Google Places Autocomplete Removes The Tedium Of Address Entry Pages
I have my disagreements with Google, but we’re on the level more often than not. You see, Google agrees with me that address entry pages on the Internet are stupid. They’re slow, tedious and only serve to slow me down as I’m rushing to buy some awesome new toy or t-shirt on one of those deal-a-day Web sites. Surely there’s a better way besides just using one of the many add-ons available for Firefox and Chrome that enter your address each time you get to a page like that.
It turns out that Google has built the solution right into Google Places. During a Hangout last week, the Google Places team demoed autocomplete for Google Places. It brings the autocomplete that Google Search is known for to the Places API. While it brings up an address as a single line of text by default, you can put the address into a structured format for things like address entry pages by using either the Autocomplete.getPlace() method of the Maps API, or you can just the simple Places API Details service.
If you run a Web site that features a lovely address entry form, you might want to consider using the Google Places Autcomplete feature. You can tune it to favor certain areas in autocomplete as well if you’re expecting to get business from mostly one area or country.
Besides making address entry pages bearable, Google announced two new changes to Google Places Autocomplete that should make it better for administrators and consumers. The first change is country filtering so that you can restrict autocompletes to certain countries. If you’re certain that only U.S. consumers will order from your site, then you can make sure that autocomplete will always go with U.S. addresses.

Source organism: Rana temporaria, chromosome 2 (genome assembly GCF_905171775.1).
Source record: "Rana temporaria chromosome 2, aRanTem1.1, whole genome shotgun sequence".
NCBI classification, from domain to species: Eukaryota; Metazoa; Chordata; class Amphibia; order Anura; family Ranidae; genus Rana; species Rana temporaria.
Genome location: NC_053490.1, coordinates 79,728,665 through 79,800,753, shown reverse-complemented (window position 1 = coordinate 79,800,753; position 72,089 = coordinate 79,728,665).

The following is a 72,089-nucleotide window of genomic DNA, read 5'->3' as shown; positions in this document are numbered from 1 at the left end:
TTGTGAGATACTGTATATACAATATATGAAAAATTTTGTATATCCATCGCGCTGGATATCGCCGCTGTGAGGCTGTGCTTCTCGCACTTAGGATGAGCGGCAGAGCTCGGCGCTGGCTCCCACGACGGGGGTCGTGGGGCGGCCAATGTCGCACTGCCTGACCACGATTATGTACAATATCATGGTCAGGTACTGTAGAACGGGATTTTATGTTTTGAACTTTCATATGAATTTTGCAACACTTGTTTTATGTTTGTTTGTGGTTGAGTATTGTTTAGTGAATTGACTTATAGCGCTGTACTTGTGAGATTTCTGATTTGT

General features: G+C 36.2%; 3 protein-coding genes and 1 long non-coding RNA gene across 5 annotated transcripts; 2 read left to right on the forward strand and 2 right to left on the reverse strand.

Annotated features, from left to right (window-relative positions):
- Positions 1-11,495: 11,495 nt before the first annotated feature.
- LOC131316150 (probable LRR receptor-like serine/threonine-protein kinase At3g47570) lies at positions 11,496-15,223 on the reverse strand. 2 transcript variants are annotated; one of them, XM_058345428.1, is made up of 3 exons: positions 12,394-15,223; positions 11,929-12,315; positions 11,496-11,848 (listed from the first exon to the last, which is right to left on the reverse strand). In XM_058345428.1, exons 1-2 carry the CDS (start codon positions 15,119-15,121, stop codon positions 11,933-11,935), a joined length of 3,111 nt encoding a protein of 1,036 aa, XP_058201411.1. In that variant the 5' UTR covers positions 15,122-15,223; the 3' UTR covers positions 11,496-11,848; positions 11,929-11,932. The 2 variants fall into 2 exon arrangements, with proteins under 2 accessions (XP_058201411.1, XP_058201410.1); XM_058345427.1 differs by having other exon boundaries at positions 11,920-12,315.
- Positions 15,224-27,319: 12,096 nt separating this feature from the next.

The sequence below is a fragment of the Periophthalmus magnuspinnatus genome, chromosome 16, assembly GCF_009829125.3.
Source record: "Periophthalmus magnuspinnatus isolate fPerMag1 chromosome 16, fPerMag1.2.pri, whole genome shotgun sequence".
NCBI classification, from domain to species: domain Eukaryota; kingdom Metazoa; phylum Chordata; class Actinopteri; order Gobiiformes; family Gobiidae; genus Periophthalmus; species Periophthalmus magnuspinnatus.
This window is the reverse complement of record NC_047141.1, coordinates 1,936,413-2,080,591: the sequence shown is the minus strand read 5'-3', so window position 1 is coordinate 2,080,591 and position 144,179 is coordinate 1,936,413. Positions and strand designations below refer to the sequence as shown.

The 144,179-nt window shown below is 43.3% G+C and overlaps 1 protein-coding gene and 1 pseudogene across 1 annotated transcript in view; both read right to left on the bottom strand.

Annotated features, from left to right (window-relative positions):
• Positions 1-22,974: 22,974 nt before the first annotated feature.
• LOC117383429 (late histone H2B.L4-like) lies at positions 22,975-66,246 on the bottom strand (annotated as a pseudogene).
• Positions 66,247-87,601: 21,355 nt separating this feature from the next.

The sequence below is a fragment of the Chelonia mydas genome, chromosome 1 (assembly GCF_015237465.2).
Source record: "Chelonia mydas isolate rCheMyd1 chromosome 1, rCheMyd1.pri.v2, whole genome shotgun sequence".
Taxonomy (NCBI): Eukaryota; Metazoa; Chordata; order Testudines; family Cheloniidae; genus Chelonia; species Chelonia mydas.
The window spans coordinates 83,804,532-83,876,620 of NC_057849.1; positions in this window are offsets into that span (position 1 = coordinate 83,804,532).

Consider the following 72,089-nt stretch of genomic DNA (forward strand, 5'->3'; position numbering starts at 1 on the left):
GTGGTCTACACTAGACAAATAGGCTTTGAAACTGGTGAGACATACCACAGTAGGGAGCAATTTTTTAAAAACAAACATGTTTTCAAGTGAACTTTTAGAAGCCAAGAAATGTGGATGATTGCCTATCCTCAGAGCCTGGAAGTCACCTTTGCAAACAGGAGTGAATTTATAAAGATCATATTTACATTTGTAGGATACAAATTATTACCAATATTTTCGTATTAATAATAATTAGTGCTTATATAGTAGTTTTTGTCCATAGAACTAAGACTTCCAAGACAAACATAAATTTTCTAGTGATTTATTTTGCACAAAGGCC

The other filter is for city and region types. This is for those that are searching for more detailed places in autocomplete besides just states or larger cities. You can now search via autocomplete using zipcodes. This should make the Places autocomplete even more fine tuned to find the place you’re looking for.
If you want to start using autocomplete in your Google Places application, you can get the latest places library for the Google Maps API here. If you’re building a native Places app, then you can also take advantage of the Google Places API.
Google also offers a demo on the blog post that lets you try out autocomplete in Google Places. The demo has you searching for hotels which funny enough brought me results for the Kappa Omega sorority in Lexington, KY. I guess they could be renting out the house for the summer.
On a final note, you can use Places autocomplete on any text entry field, including address entry pages. All they ask is that you put the little “Powered by Google” logo under the text field that uses autocomplete.